Up next: the script that disables Internet Explorer Enhanced Security Configuration.

Automatically building a Microsoft BI machine using PowerShell – preparation: logging infrastructure (post #4)

This post is #4 in the series to automatically build a Microsoft BI machine using PowerShell – see the start of series.

In this series so far:

Start of series – introduction and layout of subjects
Post #2 – Preparation: install files using Azure disk
Post #3 – Preparation: install files using Azure File Service

Our final step in preparation is setting up a logging infrastructure. I found a very simple to use function online, see the code below:

Including this function in the script enables any step to write to a log by passing a $Message to this function.

Next post will be our master script.

Speaking at Experts Live 2015 on BI and Big Data

Just a quick post: Inviting all to visit Experts Live 2015, 19th of November in Ede, the Netherlands. I will be speaking on BI and Big Data.
See http://www.expertslive.nl/ for more info on the event.
Hope to see you there!EXPERTSLIVE.5011_email-signature_spreker_630x180

Reporting on your Azure subscription made easy using Power BI

Just released, an Azure Enterprise Subscription content pack for Power BI. Reporting on the usage of your Azure subscription does not get any easier!

Check it out: https://powerbi.microsoft.com/en-us/documentation/powerbi-content-pack-azure-enterprise/

Ultimate list of silly pie charts

Regular readers know I hate pie charts so I just had to share this: The ultimate list of silly pie charts. Enjoy!

Power BI licensing explained: Free vs. Pro – when do you need Pro?

The pricing table on the Power BI website does a good job at explaining when a free account is acceptable and when a pro account is required. However, it does not explain all nor is really clear (in my opinion). So, after some digging I came up with this: an step-wise wizard that helps you determine if you can use a free account for Power BI or if you need pro (below); simply answer a series of Yes/No questions and you will know if you can use free or really need pro. Please note that this is no official communication and by no means I am responsible for any errors. Use this at your own risk.

Enjoy!

Using custom .NET activities in Azure Data Factory

Azure Data Factory provides a great number of data processing activities out of the box (for example running Hive or Pig scripts on Hadoop / HDInsight).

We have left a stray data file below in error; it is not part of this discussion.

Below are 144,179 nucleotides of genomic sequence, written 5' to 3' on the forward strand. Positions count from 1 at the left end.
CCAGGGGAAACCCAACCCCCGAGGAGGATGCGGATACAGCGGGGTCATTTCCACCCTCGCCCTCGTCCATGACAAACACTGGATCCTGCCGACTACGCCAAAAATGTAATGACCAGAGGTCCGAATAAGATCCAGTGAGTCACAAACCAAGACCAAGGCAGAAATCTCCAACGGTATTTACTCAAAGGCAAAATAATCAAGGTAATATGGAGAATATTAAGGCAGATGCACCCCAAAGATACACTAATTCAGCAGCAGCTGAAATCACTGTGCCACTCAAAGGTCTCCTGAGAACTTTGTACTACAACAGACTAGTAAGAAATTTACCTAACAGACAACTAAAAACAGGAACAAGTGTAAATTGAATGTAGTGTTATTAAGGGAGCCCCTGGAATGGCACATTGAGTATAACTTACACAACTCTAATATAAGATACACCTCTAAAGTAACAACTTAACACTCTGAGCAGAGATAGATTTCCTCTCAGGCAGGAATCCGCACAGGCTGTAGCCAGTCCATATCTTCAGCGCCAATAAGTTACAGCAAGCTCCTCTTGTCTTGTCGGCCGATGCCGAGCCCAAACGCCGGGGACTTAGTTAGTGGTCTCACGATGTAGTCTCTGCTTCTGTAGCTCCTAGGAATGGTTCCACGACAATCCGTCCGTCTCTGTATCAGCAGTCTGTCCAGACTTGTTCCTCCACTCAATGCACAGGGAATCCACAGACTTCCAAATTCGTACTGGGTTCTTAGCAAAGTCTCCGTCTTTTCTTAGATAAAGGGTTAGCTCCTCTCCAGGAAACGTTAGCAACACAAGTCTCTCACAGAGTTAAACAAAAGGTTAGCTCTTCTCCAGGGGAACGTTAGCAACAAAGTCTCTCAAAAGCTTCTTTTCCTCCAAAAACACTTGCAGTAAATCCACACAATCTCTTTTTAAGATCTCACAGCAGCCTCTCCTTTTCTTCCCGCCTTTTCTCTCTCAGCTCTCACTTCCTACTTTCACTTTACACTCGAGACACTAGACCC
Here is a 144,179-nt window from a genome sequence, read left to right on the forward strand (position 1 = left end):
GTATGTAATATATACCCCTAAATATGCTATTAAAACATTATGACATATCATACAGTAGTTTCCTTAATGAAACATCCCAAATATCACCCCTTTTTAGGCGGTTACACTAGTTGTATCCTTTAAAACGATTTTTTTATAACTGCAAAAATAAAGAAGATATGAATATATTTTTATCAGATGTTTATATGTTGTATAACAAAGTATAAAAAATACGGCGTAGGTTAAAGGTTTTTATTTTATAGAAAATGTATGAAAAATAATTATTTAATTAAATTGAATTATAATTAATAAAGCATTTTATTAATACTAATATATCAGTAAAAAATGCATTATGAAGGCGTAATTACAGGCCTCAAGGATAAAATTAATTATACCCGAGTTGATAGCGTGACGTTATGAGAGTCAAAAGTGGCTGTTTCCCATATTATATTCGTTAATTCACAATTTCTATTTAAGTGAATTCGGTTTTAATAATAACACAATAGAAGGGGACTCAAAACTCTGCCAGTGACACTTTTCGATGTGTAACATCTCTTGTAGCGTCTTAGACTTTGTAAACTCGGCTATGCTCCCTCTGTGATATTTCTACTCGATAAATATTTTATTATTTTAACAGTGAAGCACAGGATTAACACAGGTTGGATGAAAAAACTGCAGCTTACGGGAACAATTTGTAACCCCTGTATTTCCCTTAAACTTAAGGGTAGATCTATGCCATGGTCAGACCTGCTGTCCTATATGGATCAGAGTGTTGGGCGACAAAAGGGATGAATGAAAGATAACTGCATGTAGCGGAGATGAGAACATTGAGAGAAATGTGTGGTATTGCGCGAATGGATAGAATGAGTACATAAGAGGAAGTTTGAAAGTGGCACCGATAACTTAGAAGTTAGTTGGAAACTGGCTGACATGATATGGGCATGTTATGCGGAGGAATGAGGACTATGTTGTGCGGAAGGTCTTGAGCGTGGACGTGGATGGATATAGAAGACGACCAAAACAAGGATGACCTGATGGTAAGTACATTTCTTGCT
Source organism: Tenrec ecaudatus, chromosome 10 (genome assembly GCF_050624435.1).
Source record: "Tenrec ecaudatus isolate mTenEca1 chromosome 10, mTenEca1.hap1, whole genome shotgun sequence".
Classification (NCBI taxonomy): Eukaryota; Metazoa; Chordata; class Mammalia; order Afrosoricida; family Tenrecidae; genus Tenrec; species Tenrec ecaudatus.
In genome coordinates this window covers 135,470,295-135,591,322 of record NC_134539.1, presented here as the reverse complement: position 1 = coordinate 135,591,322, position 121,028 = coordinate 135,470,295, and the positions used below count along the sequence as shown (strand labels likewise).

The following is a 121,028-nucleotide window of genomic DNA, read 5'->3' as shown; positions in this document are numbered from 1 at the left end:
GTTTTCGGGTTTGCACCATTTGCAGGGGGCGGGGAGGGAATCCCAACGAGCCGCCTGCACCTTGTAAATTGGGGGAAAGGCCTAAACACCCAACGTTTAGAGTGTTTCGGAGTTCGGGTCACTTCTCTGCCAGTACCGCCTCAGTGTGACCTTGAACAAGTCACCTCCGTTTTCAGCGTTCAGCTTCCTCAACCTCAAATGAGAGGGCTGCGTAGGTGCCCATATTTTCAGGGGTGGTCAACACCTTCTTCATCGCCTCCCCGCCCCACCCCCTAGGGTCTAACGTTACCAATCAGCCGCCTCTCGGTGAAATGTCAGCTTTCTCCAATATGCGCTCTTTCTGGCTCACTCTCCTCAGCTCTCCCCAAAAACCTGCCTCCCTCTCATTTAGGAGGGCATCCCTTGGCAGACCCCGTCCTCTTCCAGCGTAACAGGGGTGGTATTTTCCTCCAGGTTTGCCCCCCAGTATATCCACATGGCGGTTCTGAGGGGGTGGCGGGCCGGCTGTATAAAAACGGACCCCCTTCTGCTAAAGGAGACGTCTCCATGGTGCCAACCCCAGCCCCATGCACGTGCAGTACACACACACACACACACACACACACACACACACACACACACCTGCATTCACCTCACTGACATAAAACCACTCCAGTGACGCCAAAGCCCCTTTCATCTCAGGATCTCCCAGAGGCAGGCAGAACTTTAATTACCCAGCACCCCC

In many case though, you just need to run an activity that you already have built or know how to build in .NET. So, how would you go about that? Would you need to convert all those items to Hive scripts?

Actually, no. Enter Custom .NET activities. Using this you can run a .NET library on Azure Batch or HDInsight (whatever you like) and make it part of your Data Factory pipeline. Regardless of whether you use Batch or HDInsight you can just run your .NET code on it. I prefer using Batch since it provides more auto-scaling options, is cheaper and makes more sense to me in general; I mean, why run .NET code on a HDInsight service that runs Hive and Pig? It feels weird. However, if you already have HDInsight running and prefer to minimize the number of components to manage, choosing HDInsight might make more sense than using Batch.

So, how would you do this? First of all, you would need a custom activity. For this you will need to .NET class library and need to extend IDotNetActivity interface. Please refer to https://azure.microsoft.com/en-us/documentation/articles/data-factory-use-custom-activities/ for details. Trust me, it is not hard; I have done it.

Next, once you have a zip file as indicated on the page above, make sure to upload it to a Azure Blob store you can use later. The pipeline will need to know what assembly to load from where later on.

You will need to create an Azure Batch account and pool if you use that. If you decide to use HDInsight either let ADF spin one up on demand or make sure you have your HDInsight cluster ready.

You will need to create input and output tables in Azure Data Factory, as well as linked services to Storage and Batch or HDInsight. Your pipeline will look a bit like this:

 

Switching from Batch to HDInsight means to changing the LinkedServiceName for the activity to point to your HDInsight or HDInsight on demand cluster.

Tables are passed to the .NET activity using a connection string, so essentially if you have both input and output tables defined as blob storage items, your custom assembly will get a connection string to the blob storage items, read the input files, do its processing and write the output files before passing on the control to ADF.

Using this framework the sky is the limit: anything you can run in .NET can now be part of your ADF processing pipeline…pretty cool!